Dynamics and stability of edges and communities in social networks

Elsisy, Amr
Thumbnail Image
Other Contributors
Magdon-Ismail, Malik
Gao, Jianxi
Mitchell, John
Szymanski, Boleslaw
Issue Date
Computer science
Terms of Use
This electronic version is a licensed copy owned by Rensselaer Polytechnic Institute (RPI), Troy, NY. Copyright of original work retained by author.
Full Citation
We study social and criminal networks, with a focus on how users and communities of such networks interact with one another, and the impact that such interactions have on the community structures of such networks. We first conducted a study on the crime rates present in different community areas across the city of Chicago, and we were able to identify and predict which community areas have the highest crime rates. In this study, we did not have information about how these community areas interacted with one another. This led us into the study of the Gowalla network, where we analyzed how members of the Gowalla network interacted with one another, and how the modifications of such interactions can break the structure of the original Gowalla network. Such modifications involve the addition and removal of edges from the network, which then led us into our third study, which was creating a synthetic network generator to rewire, with the extent defined by a parameter, edges of the given real-world network. When repeated, this rewiring process adds and removes edges from many generated synthetic versions of the original network. Consequently, all generated networks are also statistically similar to each other. We found that the networks generated using this approach often had community structures different from the one that the original network had. This led us into our final study of measuring the entropy and uncertainty present in the generated networks' community structures. Repeating rewiring enables us to identify the generated network with the lowest community structure uncertainty. Such a network and its corresponding community structure can be used as the best rewired version of ground truth structure alternative to the original network. Finally, we found that predicting the community structure with the lowest cost of this network uncertainty lowers not only this cost but also uncertainty itself. The cost function can be defined according to the requirements of the applications.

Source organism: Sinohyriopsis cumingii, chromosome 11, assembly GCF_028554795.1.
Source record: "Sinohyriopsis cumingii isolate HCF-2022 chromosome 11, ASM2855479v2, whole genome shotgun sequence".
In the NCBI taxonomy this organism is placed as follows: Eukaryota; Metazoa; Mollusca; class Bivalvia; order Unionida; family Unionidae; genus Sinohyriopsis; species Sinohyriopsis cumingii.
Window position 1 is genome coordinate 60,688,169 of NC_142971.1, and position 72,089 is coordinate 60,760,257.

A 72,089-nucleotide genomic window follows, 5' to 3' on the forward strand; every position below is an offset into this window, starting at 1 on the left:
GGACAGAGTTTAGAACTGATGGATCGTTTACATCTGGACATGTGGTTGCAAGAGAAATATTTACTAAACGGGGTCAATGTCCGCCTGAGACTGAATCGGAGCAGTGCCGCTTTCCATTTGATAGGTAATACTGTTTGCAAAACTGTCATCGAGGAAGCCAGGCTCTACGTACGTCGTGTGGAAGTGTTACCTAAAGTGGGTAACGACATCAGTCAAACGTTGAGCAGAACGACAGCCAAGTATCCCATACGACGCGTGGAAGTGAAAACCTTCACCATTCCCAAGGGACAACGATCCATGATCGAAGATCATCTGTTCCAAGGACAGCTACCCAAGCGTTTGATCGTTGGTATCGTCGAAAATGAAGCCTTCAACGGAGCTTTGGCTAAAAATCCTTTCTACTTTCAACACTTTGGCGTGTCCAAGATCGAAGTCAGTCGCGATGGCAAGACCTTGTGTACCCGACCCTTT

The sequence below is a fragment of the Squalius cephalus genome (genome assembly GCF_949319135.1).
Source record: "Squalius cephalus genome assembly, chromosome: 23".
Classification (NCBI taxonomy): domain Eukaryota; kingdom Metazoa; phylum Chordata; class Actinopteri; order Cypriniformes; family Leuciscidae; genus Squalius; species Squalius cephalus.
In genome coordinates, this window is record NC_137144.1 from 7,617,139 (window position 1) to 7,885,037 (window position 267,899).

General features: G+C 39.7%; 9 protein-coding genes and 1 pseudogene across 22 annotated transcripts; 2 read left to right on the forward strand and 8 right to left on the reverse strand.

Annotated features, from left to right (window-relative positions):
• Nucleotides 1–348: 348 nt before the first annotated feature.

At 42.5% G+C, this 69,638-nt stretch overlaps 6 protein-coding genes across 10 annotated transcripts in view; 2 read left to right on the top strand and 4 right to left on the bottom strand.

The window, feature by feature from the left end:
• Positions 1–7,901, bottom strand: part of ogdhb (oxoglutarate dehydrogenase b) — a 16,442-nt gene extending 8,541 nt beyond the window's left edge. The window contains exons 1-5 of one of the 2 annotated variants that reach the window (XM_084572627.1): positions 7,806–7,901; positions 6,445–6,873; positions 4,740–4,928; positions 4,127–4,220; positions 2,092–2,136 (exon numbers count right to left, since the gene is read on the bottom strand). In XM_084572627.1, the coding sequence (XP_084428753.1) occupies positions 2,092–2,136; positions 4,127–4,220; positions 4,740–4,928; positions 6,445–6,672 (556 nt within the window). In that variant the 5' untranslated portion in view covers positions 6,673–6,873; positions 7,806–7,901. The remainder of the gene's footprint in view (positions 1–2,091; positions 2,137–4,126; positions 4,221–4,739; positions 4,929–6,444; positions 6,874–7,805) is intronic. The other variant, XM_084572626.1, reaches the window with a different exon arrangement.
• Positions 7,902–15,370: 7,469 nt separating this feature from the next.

School of Science
Dept. of Computer Science
Rensselaer Polytechnic Institute, Troy, NY
Rensselaer Theses and Dissertations Online Collection
Users may download and share copies with attribution in accordance with a Creative Commons Attribution-Noncommercial-No Derivative Works 3.0 license. No commercial use or derivatives are permitted without the explicit approval of the author.